GSOC Ideas

Mojca Miklavec mojca at
Fri Feb 8 12:34:24 UTC 2019

Dear Marcus,

Thank you very much for the extensive list of fresh ideas :)

Just a few general explanations.

One general rule is that the suggested ideas should be something that
a mentor is able to implement himself in cca. 3 weeks. There might be
exceptions if you meet a really brilliant student (but the program
should also be able to work for students with basic programming
skills, who never worked on any big project before, who have never
seen or heard about Tcl before, who have never been using MacPorts
before). One of the super important goals of the program is to
introduce students to opensource and the project in particular, and
keep them engaged with the project. If the tasks are too challenging
for the students, they would likely drop out of the program and never
return. If we give them something that they can comprehend, they are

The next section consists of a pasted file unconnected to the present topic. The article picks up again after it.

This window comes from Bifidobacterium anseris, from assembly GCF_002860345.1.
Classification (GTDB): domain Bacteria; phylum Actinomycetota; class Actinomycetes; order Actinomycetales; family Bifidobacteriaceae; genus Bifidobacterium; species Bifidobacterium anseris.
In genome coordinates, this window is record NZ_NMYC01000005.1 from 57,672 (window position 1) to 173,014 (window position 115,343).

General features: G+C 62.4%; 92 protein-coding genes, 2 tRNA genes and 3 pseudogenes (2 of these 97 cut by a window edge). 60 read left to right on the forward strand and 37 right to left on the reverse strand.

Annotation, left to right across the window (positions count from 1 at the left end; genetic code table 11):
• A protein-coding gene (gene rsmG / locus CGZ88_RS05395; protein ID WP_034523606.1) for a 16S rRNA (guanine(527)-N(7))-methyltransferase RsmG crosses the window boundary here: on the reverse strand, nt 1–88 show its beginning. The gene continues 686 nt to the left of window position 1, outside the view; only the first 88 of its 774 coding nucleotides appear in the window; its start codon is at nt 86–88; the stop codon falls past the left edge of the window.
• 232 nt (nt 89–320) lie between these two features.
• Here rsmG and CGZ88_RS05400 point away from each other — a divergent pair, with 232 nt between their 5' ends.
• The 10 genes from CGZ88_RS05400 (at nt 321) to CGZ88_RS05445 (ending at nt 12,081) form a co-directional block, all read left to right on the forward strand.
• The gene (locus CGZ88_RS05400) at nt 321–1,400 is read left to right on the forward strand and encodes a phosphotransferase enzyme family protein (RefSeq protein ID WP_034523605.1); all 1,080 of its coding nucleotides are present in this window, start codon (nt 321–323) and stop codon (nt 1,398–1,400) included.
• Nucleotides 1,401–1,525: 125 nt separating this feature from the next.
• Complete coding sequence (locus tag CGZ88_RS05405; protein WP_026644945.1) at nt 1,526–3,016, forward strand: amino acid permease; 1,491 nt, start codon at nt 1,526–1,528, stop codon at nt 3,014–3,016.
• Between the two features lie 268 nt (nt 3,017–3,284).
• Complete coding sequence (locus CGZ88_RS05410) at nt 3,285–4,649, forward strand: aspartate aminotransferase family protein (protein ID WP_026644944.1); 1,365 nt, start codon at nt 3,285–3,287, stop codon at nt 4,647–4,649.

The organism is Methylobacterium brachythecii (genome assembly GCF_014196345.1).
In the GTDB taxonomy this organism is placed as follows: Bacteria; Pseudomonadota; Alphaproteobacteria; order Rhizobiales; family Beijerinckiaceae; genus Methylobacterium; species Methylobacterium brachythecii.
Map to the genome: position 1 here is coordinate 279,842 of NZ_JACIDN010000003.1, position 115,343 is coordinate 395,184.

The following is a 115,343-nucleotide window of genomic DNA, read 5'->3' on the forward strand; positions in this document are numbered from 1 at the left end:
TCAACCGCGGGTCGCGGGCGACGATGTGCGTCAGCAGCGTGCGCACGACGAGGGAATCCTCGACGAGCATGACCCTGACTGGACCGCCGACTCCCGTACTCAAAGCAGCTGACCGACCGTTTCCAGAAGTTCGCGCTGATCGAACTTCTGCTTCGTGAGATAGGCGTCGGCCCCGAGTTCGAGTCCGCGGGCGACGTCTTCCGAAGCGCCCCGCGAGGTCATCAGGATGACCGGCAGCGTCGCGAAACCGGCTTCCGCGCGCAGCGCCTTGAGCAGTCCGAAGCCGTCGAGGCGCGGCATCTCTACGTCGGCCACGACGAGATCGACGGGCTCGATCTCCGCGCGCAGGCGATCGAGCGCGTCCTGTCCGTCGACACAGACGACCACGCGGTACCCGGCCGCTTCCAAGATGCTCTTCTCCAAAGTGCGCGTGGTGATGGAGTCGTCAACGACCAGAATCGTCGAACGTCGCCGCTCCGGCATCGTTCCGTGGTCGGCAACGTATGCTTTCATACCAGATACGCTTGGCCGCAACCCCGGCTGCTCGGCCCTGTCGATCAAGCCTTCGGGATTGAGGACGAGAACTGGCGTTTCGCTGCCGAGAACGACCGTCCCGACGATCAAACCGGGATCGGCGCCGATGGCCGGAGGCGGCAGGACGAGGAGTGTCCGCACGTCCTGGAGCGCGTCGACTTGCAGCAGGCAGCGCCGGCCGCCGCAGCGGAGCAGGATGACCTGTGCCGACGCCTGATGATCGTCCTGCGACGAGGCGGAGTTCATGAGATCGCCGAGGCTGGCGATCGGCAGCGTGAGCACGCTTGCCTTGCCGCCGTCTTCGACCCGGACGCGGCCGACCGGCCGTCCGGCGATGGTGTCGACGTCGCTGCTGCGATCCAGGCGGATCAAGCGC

more likely to stick with the project.

I'm not too familiar with the base development, so in many cases I'm
unable to judge how much effort a certain task would be, I just wanted
to point out that we should not ask students to solve problems which
we are not able to solve ourselves. If the student gets stuck at some
point, we definitely need to be able to help them continue. I hope
that some others will provide further feedback about the suggested
projects for the base.

Also, in the past we were often stuck with the task being to complex,
then maybe implemented 60-80%, never rigorously tested, and
consequently never merged. This is bad and demotivating for both the
student and the project. I would say that ideally the first official
merge of the student's code should not be later than after 4 weeks, so
that it can get proper testing etc.

On Thu, 7 Feb 2019 at 14:12, Marcus Calhoun-Lopez wrote:
> [1]
>  1. Update Orphaned Ports